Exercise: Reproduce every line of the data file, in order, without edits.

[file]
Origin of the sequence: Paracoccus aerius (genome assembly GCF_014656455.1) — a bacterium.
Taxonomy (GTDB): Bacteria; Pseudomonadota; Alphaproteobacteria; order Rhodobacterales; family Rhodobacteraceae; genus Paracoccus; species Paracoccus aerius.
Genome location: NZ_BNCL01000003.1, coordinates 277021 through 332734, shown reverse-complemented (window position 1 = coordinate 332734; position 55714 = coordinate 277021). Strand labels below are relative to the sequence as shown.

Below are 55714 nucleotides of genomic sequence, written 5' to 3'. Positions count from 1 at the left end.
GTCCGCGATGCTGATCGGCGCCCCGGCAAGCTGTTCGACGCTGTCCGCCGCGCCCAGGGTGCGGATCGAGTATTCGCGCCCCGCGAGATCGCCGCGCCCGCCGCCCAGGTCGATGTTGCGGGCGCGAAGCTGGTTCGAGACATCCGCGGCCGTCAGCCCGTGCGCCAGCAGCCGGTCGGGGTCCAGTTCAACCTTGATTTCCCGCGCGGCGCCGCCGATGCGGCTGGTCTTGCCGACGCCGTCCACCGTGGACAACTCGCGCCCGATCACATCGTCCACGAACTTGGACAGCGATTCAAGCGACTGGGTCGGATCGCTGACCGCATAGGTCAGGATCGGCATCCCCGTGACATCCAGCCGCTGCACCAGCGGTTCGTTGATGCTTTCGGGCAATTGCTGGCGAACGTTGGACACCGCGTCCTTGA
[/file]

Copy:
Origin of the sequence: Paracoccus aerius (genome assembly GCF_014656455.1) — a bacterium.
Taxonomy (GTDB): Bacteria; Pseudomonadota; Alphaproteobacteria; order Rhodobacterales; family Rhodobacteraceae; genus Paracoccus; species Paracoccus aerius.
Genome location: NZ_BNCL01000003.1, coordinates 277021 through 332734, shown reverse-complemented (window position 1 = coordinate 332734; position 55714 = coordinate 277021). Strand labels below are relative to the sequence as shown.

Below are 55714 nucleotides of genomic sequence, written 5' to 3'. Positions count from 1 at the left end.
GTCCGCGATGCTGATCGGCGCCCCGGCAAGCTGTTCGACGCTGTCCGCCGCGCCCAGGGTGCGGATCGAGTATTCGCGCCCCGCGAGATCGCCGCGCCCGCCGCCCAGGTCGATGTTGCGGGCGCGAAGCTGGTTCGAGACATCCGCGGCCGTCAGCCCGTGCGCCAGCAGCCGGTCGGGGTCCAGTTCAACCTTGATTTCCCGCGCGGCGCCGCCGATGCGGCTGGTCTTGCCGACGCCGTCCACCGTGGACAACTCGCGCCCGATCACATCGTCCACGAACTTGGACAGCGATTCAAGCGACTGGGTCGGATCGCTGACCGCATAGGTCAGGATCGGCATCCCCGTGACATCCAGCCGCTGCACCAGCGGTTCGTTGATGCTTTCGGGCAATTGCTGGCGAACGTTGGACACCGCGTCCTTGA